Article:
War and Peace in Soviet Diplomacy

War and Peace in Soviet Diplomacy

War and Peace in Soviet Diplomacy

War and Peace in Soviet Diplomacy

Excerpt

More than twenty years have passed since Russia became the political laboratory of Marxian experimentalists. Shelves of books have been written, and innumerable lives lost in an attempt to unveil the true workings and the actual results of the effort made by the Union of Socialist Soviet Republics to reconstruct human society according to the pattern designed by Marx, approved by Lenin, and followed by Stalin. Yet the enigma of the Red Kremlin still remains. The compatibility of the autocratic rule of a dictatorial régime with the democratic freedom allegedly prevailing in the Soviet Union, is still unexplained. In the field of revolutionary aspirations the raystery is even deeper, witness the continued coexistence of emphasis upon proletarian cosmopolitanism and stress upon Russian patriotism. The culminating evidence of this enigma, however, is to be found in the international relations of the U.S.S.R. Traditionally a champion of international peace, on August 23, 1939, the Soviet Union signed a Pact of Non-Aggression with the Third Reich and thereby became virtually a god-parent of the war now raging in Europe.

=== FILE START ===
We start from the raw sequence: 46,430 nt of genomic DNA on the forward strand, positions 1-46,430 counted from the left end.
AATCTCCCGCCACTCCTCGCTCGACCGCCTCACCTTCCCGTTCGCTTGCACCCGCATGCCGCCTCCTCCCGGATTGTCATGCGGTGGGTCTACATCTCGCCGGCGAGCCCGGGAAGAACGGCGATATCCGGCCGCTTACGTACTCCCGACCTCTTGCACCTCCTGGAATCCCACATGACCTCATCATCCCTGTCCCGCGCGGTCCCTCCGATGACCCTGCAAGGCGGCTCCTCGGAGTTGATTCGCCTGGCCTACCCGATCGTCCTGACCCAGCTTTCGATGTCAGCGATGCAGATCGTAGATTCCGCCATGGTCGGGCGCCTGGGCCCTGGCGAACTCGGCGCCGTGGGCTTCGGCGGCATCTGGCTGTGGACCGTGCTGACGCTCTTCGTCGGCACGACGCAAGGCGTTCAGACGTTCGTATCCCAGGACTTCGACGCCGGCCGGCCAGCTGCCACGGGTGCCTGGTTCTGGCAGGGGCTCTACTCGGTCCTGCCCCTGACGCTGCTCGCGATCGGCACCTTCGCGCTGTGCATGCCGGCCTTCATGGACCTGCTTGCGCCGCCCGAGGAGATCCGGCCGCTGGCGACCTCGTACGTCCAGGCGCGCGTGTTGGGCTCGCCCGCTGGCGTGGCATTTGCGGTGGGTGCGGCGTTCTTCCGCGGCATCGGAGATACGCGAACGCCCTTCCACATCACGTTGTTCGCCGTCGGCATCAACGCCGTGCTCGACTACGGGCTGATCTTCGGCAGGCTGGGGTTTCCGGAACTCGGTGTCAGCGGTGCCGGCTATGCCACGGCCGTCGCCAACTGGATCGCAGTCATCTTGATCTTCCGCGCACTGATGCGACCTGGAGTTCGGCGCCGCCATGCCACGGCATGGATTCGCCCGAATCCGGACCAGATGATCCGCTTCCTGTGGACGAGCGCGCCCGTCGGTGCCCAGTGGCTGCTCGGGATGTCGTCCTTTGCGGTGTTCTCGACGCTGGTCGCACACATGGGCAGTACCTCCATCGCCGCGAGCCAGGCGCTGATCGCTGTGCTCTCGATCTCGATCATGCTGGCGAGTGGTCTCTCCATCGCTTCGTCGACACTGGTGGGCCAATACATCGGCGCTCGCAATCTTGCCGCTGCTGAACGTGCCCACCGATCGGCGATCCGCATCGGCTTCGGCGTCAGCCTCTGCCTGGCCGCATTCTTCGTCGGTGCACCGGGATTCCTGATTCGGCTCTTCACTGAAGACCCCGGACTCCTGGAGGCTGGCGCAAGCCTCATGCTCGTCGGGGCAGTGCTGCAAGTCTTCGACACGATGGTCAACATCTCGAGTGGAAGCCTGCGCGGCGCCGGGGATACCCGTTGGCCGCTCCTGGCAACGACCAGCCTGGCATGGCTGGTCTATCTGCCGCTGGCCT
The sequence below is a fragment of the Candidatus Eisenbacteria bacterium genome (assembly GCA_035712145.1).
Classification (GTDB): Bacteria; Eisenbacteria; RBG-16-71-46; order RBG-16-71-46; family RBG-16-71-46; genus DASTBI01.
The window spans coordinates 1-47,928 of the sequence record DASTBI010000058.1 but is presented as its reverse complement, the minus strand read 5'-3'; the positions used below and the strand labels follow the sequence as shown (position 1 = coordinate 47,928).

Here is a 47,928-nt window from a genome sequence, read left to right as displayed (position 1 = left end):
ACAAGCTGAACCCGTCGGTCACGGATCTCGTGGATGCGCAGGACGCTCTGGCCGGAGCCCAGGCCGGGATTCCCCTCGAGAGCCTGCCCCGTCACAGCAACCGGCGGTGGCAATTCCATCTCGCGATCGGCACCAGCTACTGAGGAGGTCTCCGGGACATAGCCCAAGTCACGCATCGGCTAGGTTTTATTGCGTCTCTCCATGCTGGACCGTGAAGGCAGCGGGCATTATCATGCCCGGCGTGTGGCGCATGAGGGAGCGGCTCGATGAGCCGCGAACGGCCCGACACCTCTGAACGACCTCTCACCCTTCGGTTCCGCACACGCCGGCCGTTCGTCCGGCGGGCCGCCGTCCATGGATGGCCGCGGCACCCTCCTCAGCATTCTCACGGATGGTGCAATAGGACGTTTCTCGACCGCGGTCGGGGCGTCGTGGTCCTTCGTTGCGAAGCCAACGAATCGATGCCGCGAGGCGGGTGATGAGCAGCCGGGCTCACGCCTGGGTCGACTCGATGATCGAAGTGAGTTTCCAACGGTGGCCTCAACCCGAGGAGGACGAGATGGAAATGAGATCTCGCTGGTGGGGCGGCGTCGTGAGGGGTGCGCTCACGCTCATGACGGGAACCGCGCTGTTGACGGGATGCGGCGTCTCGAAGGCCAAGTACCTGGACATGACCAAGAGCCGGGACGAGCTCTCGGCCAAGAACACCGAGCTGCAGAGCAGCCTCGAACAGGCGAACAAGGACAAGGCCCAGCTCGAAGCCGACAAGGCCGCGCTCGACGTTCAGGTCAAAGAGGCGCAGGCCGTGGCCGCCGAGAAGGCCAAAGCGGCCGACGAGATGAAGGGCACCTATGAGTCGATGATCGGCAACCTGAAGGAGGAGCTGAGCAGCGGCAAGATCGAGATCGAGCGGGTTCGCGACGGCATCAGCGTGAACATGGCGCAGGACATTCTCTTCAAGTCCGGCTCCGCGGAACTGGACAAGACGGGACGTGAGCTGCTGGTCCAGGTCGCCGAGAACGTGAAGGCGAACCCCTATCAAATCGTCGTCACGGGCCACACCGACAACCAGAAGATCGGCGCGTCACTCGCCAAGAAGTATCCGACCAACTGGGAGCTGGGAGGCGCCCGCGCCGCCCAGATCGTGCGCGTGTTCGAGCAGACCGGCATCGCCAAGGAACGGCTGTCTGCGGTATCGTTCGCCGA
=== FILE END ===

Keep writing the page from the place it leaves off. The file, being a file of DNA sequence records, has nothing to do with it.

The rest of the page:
In the present study an attempt is made to explain the paradox of this Soviet-Nazi rapprochement. The Marxian dogmas on war and peace are analyzed, and the international relations of the Soviets are examined to determine the Marxian conceptions of war and peace and to indicate their reflections in the Soviet policy of peace.

Analytical rather than historical, the present study does not purport to censor in one way or another the Soviet records of yesterday, to appraise the Kremlin's outlook of today, or to forecast the international position of the U.S.S.R. for tomorrow. It is designed merely as an exposé of the fundamental principles of Marxism concerning the issues which have determined Soviet peace policies in the past, control the Kremlin's stand at the present, and will underlie the international relations of the U.S.S.R. in the future.

Being a study pertaining to the U.S.S.R., it is based primarily upon Russian materials. These may be broadly divided into those which furnish the theoretic background for Soviet conceptions of war . . .

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